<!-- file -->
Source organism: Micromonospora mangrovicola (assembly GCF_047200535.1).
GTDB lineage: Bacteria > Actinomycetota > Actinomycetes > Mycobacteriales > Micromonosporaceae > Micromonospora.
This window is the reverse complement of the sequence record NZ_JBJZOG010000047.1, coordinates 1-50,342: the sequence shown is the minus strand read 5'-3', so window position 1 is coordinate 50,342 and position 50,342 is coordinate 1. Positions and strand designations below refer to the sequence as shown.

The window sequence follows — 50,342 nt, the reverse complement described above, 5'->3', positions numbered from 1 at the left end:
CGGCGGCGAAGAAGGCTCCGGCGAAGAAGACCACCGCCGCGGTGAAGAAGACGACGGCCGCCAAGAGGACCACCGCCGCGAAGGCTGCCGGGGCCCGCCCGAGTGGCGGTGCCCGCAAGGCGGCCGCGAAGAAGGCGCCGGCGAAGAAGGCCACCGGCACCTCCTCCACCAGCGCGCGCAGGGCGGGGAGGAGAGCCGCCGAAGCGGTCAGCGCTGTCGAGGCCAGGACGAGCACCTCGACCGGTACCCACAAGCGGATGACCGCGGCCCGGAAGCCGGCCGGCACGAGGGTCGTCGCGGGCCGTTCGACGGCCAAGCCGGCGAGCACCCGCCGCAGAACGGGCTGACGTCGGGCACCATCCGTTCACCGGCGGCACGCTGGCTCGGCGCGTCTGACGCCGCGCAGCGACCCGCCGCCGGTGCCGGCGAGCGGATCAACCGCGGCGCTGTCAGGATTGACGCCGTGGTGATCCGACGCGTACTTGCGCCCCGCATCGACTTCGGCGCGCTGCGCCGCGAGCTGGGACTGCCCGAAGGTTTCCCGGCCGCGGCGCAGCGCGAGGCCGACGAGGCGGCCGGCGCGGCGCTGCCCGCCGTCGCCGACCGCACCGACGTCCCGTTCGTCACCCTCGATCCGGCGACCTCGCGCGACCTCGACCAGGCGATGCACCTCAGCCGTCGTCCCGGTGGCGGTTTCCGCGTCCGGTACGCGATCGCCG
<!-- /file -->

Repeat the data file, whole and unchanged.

Source organism: Micromonospora mangrovicola (assembly GCF_047200535.1).
GTDB lineage: Bacteria > Actinomycetota > Actinomycetes > Mycobacteriales > Micromonosporaceae > Micromonospora.
This window is the reverse complement of the sequence record NZ_JBJZOG010000047.1, coordinates 1-50,342: the sequence shown is the minus strand read 5'-3', so window position 1 is coordinate 50,342 and position 50,342 is coordinate 1. Positions and strand designations below refer to the sequence as shown.

The window sequence follows — 50,342 nt, the reverse complement described above, 5'->3', positions numbered from 1 at the left end:
CGGCGGCGAAGAAGGCTCCGGCGAAGAAGACCACCGCCGCGGTGAAGAAGACGACGGCCGCCAAGAGGACCACCGCCGCGAAGGCTGCCGGGGCCCGCCCGAGTGGCGGTGCCCGCAAGGCGGCCGCGAAGAAGGCGCCGGCGAAGAAGGCCACCGGCACCTCCTCCACCAGCGCGCGCAGGGCGGGGAGGAGAGCCGCCGAAGCGGTCAGCGCTGTCGAGGCCAGGACGAGCACCTCGACCGGTACCCACAAGCGGATGACCGCGGCCCGGAAGCCGGCCGGCACGAGGGTCGTCGCGGGCCGTTCGACGGCCAAGCCGGCGAGCACCCGCCGCAGAACGGGCTGACGTCGGGCACCATCCGTTCACCGGCGGCACGCTGGCTCGGCGCGTCTGACGCCGCGCAGCGACCCGCCGCCGGTGCCGGCGAGCGGATCAACCGCGGCGCTGTCAGGATTGACGCCGTGGTGATCCGACGCGTACTTGCGCCCCGCATCGACTTCGGCGCGCTGCGCCGCGAGCTGGGACTGCCCGAAGGTTTCCCGGCCGCGGCGCAGCGCGAGGCCGACGAGGCGGCCGGCGCGGCGCTGCCCGCCGTCGCCGACCGCACCGACGTCCCGTTCGTCACCCTCGATCCGGCGACCTCGCGCGACCTCGACCAGGCGATGCACCTCAGCCGTCGTCCCGGTGGCGGTTTCCGCGTCCGGTACGCGATCGCCG